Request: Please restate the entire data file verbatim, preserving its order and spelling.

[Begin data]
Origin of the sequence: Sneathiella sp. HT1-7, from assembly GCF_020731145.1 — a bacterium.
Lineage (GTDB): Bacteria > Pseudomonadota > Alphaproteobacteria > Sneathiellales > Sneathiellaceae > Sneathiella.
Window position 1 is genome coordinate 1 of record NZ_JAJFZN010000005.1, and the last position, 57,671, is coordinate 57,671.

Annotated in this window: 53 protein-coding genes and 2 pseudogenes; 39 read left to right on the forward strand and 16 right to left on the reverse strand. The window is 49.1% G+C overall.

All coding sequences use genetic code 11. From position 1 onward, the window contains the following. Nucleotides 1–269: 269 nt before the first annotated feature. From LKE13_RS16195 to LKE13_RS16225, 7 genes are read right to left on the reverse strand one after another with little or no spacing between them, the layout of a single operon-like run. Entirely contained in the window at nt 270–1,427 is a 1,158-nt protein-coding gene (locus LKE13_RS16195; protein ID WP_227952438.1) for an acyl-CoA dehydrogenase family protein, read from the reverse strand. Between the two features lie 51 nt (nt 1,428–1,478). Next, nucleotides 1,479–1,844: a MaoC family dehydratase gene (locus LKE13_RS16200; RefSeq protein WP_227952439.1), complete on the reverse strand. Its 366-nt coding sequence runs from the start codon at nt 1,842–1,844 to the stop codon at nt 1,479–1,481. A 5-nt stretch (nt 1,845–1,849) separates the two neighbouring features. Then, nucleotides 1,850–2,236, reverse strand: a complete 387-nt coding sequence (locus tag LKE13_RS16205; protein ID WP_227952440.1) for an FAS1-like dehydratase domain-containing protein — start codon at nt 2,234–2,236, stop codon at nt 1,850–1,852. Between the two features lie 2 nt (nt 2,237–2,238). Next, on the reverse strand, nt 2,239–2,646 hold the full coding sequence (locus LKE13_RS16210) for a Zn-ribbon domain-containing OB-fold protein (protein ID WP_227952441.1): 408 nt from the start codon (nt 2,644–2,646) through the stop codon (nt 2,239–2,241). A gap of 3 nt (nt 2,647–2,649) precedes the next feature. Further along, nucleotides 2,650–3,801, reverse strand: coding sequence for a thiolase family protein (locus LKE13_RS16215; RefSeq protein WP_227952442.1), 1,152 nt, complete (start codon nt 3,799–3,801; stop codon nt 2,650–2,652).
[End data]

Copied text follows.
Origin of the sequence: Sneathiella sp. HT1-7, from assembly GCF_020731145.1 — a bacterium.
Lineage (GTDB): Bacteria > Pseudomonadota > Alphaproteobacteria > Sneathiellales > Sneathiellaceae > Sneathiella.
Window position 1 is genome coordinate 1 of record NZ_JAJFZN010000005.1, and the last position, 57,671, is coordinate 57,671.

Annotated in this window: 53 protein-coding genes and 2 pseudogenes; 39 read left to right on the forward strand and 16 right to left on the reverse strand. The window is 49.1% G+C overall.

All coding sequences use genetic code 11. From position 1 onward, the window contains the following. Nucleotides 1–269: 269 nt before the first annotated feature. From LKE13_RS16195 to LKE13_RS16225, 7 genes are read right to left on the reverse strand one after another with little or no spacing between them, the layout of a single operon-like run. Entirely contained in the window at nt 270–1,427 is a 1,158-nt protein-coding gene (locus LKE13_RS16195; protein ID WP_227952438.1) for an acyl-CoA dehydrogenase family protein, read from the reverse strand. Between the two features lie 51 nt (nt 1,428–1,478). Next, nucleotides 1,479–1,844: a MaoC family dehydratase gene (locus LKE13_RS16200; RefSeq protein WP_227952439.1), complete on the reverse strand. Its 366-nt coding sequence runs from the start codon at nt 1,842–1,844 to the stop codon at nt 1,479–1,481. A 5-nt stretch (nt 1,845–1,849) separates the two neighbouring features. Then, nucleotides 1,850–2,236, reverse strand: a complete 387-nt coding sequence (locus tag LKE13_RS16205; protein ID WP_227952440.1) for an FAS1-like dehydratase domain-containing protein — start codon at nt 2,234–2,236, stop codon at nt 1,850–1,852. Between the two features lie 2 nt (nt 2,237–2,238). Next, on the reverse strand, nt 2,239–2,646 hold the full coding sequence (locus LKE13_RS16210) for a Zn-ribbon domain-containing OB-fold protein (protein ID WP_227952441.1): 408 nt from the start codon (nt 2,644–2,646) through the stop codon (nt 2,239–2,241). A gap of 3 nt (nt 2,647–2,649) precedes the next feature. Further along, nucleotides 2,650–3,801, reverse strand: coding sequence for a thiolase family protein (locus LKE13_RS16215; RefSeq protein WP_227952442.1), 1,152 nt, complete (start codon nt 3,799–3,801; stop codon nt 2,650–2,652).